SNIP measures contextual citation impact by weighting citations based on the total number of citations in a subject field.
SJR is a prestige metric based on the idea that not all citations are the same. SJR uses a similar algorithm as the Google page rank; it provides a quantitative and a qualitative measure of the journal’s impact.
The Impact Factor measures the average number of citations received in a particular year by papers published in the journal during the two preceding years.
© Thomson Reuters Journal Citation Reports 2015
To calculate the five year Impact Factor, citations are counted in 2014 to the previous five years and divided by the source items published in the previous five years.
© Journal Citation Reports 2015, Published by Thomson Reuters
Sensors & Actuators, B: Chemical is an interdisciplinary journal dedicated to covering research and development in the field of chemical sensors, actuators and microsystems.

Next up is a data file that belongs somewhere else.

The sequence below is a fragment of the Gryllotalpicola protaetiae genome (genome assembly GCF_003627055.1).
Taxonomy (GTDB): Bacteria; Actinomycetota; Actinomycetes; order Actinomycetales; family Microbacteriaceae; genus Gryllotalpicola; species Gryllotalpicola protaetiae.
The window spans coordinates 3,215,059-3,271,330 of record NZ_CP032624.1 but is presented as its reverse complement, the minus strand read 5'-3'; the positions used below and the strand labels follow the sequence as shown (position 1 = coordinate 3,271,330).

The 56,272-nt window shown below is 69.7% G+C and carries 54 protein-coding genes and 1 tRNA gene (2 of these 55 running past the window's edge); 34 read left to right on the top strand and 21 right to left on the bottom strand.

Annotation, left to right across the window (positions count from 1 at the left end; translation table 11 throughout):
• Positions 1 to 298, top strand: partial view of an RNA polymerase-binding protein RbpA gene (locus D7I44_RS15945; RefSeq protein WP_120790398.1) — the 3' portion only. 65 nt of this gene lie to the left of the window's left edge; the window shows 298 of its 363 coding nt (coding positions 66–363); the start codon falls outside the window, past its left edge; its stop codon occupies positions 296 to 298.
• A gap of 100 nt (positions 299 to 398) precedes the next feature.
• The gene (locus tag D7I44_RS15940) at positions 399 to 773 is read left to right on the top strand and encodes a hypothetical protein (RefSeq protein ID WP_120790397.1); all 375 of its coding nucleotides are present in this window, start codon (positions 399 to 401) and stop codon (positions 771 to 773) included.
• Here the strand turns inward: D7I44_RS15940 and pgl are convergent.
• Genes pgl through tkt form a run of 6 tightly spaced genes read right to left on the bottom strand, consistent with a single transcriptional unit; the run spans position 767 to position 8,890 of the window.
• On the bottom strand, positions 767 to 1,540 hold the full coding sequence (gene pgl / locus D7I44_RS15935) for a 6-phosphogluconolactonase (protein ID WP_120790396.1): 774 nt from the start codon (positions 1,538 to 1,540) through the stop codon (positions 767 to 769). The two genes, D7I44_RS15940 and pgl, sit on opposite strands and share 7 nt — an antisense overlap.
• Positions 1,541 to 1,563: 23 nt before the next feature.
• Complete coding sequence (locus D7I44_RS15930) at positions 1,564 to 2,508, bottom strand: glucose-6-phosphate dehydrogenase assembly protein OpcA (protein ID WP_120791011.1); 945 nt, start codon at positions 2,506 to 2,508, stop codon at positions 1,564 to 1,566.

The scope of the journal encompasses, but is not restricted to, the following areas:
• Sensing principles and mechanisms
• New materials development (transducers and sensitive/recognition components)
• Fabrication technology
• Optical devices
• Electrochemical devices
• Mass-sensitive devices
• Gas sensors
• Analytical microsystems
• Environmental, process control and biomedical applications
• Signal processing
• Sensor and sensor-array chemometrics
&mgr;TAS - Micro Total Analysis Systems: Microsystems for the generation, handling and analysis of (bio)chemical information
The special section of Sensors & Actuators, B: Chemical on micro TAS is dedicated to contributions concerning miniaturised systems for (bio)chemical synthesis and analysis, also comprising work on Bio-MEMS, Lab-on-a-chip, biochips and microfluidics.
Topics covered by the micro TAS section include:
• Physics and chemistry of microfluidics
• Microfabrication technology for micro TAS
• Analytical chemical aspects
• Detectors, sensors, arrays for micro TAS
• Micro TAS applications
• DNA analysis
• Microsystems for combinatorial chemistry.